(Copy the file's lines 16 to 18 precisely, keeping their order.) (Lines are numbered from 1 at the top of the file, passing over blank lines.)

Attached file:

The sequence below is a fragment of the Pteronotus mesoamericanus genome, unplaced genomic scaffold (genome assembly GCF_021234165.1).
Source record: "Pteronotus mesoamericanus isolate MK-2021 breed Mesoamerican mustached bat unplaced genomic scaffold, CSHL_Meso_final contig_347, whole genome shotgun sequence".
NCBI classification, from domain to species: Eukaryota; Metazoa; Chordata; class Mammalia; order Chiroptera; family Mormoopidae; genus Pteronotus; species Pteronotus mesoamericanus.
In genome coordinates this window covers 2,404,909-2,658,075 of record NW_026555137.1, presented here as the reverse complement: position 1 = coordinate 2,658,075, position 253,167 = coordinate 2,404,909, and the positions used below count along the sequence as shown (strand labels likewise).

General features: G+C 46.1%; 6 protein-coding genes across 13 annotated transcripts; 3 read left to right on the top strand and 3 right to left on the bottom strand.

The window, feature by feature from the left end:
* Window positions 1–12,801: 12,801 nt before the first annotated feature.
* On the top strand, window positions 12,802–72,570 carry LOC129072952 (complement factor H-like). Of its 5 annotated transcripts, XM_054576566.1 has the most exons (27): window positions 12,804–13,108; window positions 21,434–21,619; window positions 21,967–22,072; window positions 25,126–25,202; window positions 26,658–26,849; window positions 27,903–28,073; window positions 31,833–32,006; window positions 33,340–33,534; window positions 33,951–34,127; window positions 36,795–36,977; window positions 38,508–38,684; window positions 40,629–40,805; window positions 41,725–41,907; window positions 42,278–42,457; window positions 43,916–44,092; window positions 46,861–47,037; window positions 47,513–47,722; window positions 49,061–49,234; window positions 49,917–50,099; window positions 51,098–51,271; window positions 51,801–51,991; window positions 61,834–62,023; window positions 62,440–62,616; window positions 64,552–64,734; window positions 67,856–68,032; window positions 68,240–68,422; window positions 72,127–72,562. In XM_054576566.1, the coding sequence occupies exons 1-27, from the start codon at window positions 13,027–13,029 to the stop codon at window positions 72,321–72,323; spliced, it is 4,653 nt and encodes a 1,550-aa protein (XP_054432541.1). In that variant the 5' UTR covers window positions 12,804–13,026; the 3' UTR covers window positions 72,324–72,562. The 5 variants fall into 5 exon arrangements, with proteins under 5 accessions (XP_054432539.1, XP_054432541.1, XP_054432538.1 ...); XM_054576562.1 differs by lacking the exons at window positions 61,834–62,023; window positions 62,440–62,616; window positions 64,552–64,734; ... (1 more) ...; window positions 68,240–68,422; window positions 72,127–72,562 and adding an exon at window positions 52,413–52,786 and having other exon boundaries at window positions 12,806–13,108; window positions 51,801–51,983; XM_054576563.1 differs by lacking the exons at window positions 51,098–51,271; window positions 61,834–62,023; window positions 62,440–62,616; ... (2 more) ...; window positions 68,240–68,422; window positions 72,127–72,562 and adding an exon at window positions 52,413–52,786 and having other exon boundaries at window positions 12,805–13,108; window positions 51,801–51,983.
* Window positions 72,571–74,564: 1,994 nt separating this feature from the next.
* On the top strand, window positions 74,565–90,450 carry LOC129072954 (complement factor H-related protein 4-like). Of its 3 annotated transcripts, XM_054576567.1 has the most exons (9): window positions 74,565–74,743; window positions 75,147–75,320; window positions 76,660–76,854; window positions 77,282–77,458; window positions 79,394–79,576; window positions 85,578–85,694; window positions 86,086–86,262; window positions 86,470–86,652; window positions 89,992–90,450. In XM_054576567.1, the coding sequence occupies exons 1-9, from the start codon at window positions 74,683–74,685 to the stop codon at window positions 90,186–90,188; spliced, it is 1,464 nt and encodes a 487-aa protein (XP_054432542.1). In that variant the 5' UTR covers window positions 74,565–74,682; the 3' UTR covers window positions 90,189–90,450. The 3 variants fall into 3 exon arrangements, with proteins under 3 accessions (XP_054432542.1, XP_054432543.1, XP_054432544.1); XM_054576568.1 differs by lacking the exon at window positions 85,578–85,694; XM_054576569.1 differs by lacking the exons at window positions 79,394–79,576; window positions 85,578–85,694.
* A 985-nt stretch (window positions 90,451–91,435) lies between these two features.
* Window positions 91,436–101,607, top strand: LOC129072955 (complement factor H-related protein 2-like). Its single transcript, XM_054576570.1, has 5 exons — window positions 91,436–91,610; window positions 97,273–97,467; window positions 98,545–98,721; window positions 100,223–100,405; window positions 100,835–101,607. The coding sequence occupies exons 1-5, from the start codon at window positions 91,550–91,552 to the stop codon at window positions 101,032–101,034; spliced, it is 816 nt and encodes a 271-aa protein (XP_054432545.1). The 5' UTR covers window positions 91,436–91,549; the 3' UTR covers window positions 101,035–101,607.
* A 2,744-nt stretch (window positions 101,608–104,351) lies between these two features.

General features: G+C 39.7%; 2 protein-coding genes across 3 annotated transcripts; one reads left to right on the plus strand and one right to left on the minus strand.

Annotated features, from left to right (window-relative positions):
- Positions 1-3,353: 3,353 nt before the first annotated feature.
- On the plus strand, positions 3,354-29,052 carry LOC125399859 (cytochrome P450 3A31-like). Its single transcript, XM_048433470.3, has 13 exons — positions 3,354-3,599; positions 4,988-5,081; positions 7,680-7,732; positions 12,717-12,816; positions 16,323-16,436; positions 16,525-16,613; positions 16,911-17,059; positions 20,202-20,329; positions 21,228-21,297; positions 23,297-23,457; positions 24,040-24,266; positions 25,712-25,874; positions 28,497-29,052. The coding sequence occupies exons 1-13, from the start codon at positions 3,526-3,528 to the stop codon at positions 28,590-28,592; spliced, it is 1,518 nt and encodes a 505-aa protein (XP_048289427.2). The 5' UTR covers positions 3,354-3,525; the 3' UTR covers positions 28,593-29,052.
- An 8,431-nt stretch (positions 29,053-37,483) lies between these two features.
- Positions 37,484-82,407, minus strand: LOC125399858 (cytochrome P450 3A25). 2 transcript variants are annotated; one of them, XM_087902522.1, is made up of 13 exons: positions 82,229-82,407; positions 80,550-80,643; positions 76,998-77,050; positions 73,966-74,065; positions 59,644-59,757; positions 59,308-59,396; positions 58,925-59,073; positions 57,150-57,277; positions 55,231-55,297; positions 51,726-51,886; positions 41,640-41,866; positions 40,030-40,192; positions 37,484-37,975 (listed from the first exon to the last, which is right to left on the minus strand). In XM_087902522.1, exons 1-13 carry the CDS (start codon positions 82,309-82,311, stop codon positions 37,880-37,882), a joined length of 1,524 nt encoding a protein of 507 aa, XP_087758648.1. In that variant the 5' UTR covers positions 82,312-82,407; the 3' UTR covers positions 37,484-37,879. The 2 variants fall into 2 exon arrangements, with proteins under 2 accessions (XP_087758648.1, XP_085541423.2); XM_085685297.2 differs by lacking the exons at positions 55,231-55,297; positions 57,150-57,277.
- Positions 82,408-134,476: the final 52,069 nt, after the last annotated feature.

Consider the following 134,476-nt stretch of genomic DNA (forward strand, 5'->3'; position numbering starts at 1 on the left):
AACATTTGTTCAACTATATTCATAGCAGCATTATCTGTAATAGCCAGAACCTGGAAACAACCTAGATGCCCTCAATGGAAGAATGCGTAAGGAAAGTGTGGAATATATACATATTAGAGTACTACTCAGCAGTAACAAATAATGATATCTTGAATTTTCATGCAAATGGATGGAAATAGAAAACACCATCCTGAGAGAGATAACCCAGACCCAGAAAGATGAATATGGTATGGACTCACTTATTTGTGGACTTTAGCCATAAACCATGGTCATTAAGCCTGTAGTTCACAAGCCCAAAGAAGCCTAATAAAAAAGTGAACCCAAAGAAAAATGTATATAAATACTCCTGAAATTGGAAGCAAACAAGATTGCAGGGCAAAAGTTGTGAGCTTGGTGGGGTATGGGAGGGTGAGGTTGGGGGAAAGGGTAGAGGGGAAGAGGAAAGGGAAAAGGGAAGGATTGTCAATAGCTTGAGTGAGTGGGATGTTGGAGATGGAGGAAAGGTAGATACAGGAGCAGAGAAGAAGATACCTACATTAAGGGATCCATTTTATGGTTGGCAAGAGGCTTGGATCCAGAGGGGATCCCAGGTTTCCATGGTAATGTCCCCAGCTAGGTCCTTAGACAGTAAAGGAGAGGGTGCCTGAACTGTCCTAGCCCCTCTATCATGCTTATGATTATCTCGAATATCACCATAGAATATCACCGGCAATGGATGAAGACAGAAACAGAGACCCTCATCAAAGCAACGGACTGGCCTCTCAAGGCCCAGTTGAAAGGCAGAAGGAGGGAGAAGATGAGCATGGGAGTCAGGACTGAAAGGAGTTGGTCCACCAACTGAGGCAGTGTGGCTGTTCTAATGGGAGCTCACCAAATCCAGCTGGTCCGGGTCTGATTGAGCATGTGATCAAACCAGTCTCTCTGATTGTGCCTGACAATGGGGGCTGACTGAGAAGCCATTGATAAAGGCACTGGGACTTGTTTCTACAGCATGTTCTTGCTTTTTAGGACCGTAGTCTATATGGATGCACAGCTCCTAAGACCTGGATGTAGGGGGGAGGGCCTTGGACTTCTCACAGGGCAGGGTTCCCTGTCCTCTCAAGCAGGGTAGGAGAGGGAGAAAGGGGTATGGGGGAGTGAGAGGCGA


- Positions 1-3,353: 3,353 nt before the first annotated feature.
- On the plus strand, positions 3,354-29,052 carry LOC125399859 (cytochrome P450 3A31-like). Its single transcript, XM_048433470.3, has 13 exons — positions 3,354-3,599; positions 4,988-5,081; positions 7,680-7,732; positions 12,717-12,816; positions 16,323-16,436; positions 16,525-16,613; positions 16,911-17,059; positions 20,202-20,329; positions 21,228-21,297; positions 23,297-23,457; positions 24,040-24,266; positions 25,712-25,874; positions 28,497-29,052. The coding sequence occupies exons 1-13, from the start codon at positions 3,526-3,528 to the stop codon at positions 28,590-28,592; spliced, it is 1,518 nt and encodes a 505-aa protein (XP_048289427.2). The 5' UTR covers positions 3,354-3,525; the 3' UTR covers positions 28,593-29,052.
- An 8,431-nt stretch (positions 29,053-37,483) lies between these two features.